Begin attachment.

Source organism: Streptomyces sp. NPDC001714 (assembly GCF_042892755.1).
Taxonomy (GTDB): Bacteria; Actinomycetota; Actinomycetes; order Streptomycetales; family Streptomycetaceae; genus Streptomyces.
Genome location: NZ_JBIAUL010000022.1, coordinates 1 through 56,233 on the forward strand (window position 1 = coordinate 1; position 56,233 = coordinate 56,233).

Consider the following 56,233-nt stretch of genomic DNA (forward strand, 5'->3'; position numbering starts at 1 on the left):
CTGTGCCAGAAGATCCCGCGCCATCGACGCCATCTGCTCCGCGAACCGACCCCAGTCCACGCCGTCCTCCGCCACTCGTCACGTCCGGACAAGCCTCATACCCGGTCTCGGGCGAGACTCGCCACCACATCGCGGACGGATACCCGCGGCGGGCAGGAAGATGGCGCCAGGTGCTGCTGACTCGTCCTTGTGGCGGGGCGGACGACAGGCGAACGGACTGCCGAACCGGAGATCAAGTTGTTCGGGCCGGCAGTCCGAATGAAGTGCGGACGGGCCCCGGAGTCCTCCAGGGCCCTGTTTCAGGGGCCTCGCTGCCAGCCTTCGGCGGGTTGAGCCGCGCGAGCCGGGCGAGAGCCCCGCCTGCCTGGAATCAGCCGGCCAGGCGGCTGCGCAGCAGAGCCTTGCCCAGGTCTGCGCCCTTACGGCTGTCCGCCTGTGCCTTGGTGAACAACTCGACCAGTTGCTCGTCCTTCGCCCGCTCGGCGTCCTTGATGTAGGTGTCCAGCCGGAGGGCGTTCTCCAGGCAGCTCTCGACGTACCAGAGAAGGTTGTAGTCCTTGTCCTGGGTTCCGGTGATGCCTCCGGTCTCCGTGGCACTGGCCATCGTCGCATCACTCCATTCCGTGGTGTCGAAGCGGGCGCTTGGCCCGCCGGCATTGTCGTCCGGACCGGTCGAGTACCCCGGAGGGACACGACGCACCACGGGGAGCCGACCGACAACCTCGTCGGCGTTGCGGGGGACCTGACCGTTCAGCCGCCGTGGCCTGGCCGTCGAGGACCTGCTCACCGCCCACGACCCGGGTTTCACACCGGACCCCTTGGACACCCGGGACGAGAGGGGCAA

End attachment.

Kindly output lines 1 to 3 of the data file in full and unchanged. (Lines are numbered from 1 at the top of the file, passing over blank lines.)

Source organism: Streptomyces sp. NPDC001714 (assembly GCF_042892755.1).
Taxonomy (GTDB): Bacteria; Actinomycetota; Actinomycetes; order Streptomycetales; family Streptomycetaceae; genus Streptomyces.
Genome location: NZ_JBIAUL010000022.1, coordinates 1 through 56,233 on the forward strand (window position 1 = coordinate 1; position 56,233 = coordinate 56,233).